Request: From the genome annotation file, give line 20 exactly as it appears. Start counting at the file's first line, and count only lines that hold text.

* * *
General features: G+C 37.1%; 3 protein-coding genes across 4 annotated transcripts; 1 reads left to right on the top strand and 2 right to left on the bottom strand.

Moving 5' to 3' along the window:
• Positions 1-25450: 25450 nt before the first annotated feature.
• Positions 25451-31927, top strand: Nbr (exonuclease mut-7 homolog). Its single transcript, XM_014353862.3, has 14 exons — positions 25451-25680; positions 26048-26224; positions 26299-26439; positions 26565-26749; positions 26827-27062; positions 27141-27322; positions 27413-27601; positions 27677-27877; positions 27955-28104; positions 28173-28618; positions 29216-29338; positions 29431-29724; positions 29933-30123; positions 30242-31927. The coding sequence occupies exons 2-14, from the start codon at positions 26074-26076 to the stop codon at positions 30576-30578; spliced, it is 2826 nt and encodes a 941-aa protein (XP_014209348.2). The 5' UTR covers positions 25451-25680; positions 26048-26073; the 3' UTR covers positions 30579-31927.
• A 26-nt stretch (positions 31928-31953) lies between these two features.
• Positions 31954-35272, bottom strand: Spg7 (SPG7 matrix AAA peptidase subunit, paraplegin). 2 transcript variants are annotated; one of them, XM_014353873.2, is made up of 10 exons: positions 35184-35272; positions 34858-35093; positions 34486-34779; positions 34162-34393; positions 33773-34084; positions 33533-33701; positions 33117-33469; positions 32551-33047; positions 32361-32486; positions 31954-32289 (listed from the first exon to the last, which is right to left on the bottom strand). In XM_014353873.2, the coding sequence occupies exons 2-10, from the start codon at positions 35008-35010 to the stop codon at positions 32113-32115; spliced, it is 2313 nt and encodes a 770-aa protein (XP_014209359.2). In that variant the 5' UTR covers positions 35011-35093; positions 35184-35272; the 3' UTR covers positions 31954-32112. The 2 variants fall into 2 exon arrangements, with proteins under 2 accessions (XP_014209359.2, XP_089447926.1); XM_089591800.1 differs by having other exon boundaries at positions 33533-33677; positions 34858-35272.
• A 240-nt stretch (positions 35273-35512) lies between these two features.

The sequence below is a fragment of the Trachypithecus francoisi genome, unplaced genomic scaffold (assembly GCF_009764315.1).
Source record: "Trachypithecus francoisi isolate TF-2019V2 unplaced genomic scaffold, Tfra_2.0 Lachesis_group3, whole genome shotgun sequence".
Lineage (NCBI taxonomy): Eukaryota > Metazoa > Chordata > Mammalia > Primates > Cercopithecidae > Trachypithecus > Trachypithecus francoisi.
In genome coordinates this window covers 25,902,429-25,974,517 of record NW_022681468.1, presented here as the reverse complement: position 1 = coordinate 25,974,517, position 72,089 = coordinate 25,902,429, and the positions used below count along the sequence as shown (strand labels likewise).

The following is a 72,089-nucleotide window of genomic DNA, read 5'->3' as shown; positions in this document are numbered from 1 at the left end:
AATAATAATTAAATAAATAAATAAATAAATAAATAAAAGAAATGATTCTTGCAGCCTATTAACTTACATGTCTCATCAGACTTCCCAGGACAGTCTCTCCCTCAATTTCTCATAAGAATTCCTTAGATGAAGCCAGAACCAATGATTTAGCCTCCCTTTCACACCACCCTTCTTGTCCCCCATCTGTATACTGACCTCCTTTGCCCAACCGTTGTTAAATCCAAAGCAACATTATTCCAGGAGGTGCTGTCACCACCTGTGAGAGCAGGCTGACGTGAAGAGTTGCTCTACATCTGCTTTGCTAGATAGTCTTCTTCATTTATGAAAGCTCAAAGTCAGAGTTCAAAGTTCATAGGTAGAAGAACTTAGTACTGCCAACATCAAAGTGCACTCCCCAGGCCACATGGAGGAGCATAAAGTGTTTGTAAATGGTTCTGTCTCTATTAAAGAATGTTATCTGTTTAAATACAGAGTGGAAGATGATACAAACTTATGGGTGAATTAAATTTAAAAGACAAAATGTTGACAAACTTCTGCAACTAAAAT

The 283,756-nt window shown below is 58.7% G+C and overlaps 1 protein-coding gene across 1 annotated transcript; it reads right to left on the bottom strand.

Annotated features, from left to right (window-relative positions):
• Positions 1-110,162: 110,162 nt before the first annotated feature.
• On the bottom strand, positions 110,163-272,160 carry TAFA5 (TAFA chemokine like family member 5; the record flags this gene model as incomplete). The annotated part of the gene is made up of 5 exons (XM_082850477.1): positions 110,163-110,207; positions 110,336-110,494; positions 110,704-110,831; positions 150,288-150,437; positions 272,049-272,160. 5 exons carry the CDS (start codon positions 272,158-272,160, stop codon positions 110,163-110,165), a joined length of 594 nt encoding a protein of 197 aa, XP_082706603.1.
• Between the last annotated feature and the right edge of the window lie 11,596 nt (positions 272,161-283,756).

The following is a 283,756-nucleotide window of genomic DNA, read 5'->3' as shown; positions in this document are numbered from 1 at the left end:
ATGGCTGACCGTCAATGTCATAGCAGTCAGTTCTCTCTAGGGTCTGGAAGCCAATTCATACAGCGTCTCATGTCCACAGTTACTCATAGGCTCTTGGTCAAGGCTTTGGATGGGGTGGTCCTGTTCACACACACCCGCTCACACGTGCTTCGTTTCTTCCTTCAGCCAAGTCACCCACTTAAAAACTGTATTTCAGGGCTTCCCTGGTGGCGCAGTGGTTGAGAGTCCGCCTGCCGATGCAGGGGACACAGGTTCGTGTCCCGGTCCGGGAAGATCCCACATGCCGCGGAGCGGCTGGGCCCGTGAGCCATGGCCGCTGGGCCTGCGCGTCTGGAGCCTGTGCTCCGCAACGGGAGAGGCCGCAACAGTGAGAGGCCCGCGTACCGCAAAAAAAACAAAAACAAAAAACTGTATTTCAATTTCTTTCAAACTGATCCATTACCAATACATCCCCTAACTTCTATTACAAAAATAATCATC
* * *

ATGGCTGACCGTCAATGTCATAGCAGTCAGTTCTCTCTAGGGTCTGGAAGCCAATTCATACAGCGTCTCATGTCCACAGTTACTCATAGGCTCTTGGTCAAGGCTTTGGATGGGGTGGTCCTGTTCACACACACCCGCTCACACGTGCTTCGTTTCTTCCTTCAGCCAAGTCACCCACTTAAAAACTGTATTTCAGGGCTTCCCTGGTGGCGCAGTGGTTGAGAGTCCGCCTGCCGATGCAGGGGACACAGGTTCGTGTCCCGGTCCGGGAAGATCCCACATGCCGCGGAGCGGCTGGGCCCGTGAGCCATGGCCGCTGGGCCTGCGCGTCTGGAGCCTGTGCTCCGCAACGGGAGAGGCCGCAACAGTGAGAGGCCCGCGTACCGCAAAAAAAACAAAAACAAAAAACTGTATTTCAATTTCTTTCAAACTGATCCATTACCAATACATCCCCTAACTTCTATTACAAAAATAATCATC